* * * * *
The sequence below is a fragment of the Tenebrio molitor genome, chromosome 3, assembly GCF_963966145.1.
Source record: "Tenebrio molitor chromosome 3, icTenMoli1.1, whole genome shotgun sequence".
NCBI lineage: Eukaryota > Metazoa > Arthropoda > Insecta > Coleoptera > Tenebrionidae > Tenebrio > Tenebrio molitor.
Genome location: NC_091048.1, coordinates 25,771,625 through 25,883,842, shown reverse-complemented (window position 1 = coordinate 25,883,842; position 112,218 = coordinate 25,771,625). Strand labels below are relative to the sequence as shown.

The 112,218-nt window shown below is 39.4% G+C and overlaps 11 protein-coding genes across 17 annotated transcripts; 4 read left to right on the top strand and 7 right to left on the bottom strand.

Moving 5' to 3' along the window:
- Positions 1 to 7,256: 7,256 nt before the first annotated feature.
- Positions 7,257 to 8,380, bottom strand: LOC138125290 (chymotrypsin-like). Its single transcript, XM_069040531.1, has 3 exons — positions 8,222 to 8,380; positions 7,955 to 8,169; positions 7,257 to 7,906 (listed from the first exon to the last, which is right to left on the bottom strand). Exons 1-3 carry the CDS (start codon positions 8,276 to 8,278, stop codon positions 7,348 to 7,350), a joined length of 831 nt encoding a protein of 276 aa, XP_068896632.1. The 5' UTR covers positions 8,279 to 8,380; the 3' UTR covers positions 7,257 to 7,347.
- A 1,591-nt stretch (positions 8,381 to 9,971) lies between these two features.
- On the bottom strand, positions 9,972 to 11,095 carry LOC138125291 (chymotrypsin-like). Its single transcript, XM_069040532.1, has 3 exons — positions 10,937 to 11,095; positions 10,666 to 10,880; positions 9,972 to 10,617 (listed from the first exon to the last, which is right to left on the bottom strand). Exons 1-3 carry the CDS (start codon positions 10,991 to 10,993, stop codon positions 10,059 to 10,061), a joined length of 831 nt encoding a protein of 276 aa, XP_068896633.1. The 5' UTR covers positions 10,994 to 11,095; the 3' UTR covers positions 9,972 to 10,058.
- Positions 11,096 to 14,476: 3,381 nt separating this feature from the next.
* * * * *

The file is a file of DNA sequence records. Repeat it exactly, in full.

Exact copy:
The sequence below is a fragment of the Tenebrio molitor genome, chromosome 3, assembly GCF_963966145.1.
Source record: "Tenebrio molitor chromosome 3, icTenMoli1.1, whole genome shotgun sequence".
NCBI lineage: Eukaryota > Metazoa > Arthropoda > Insecta > Coleoptera > Tenebrionidae > Tenebrio > Tenebrio molitor.
Genome location: NC_091048.1, coordinates 25,771,625 through 25,883,842, shown reverse-complemented (window position 1 = coordinate 25,883,842; position 112,218 = coordinate 25,771,625). Strand labels below are relative to the sequence as shown.

The 112,218-nt window shown below is 39.4% G+C and overlaps 11 protein-coding genes across 17 annotated transcripts; 4 read left to right on the top strand and 7 right to left on the bottom strand.

Moving 5' to 3' along the window:
- Positions 1 to 7,256: 7,256 nt before the first annotated feature.
- Positions 7,257 to 8,380, bottom strand: LOC138125290 (chymotrypsin-like). Its single transcript, XM_069040531.1, has 3 exons — positions 8,222 to 8,380; positions 7,955 to 8,169; positions 7,257 to 7,906 (listed from the first exon to the last, which is right to left on the bottom strand). Exons 1-3 carry the CDS (start codon positions 8,276 to 8,278, stop codon positions 7,348 to 7,350), a joined length of 831 nt encoding a protein of 276 aa, XP_068896632.1. The 5' UTR covers positions 8,279 to 8,380; the 3' UTR covers positions 7,257 to 7,347.
- A 1,591-nt stretch (positions 8,381 to 9,971) lies between these two features.
- On the bottom strand, positions 9,972 to 11,095 carry LOC138125291 (chymotrypsin-like). Its single transcript, XM_069040532.1, has 3 exons — positions 10,937 to 11,095; positions 10,666 to 10,880; positions 9,972 to 10,617 (listed from the first exon to the last, which is right to left on the bottom strand). Exons 1-3 carry the CDS (start codon positions 10,991 to 10,993, stop codon positions 10,059 to 10,061), a joined length of 831 nt encoding a protein of 276 aa, XP_068896633.1. The 5' UTR covers positions 10,994 to 11,095; the 3' UTR covers positions 9,972 to 10,058.
- Positions 11,096 to 14,476: 3,381 nt separating this feature from the next.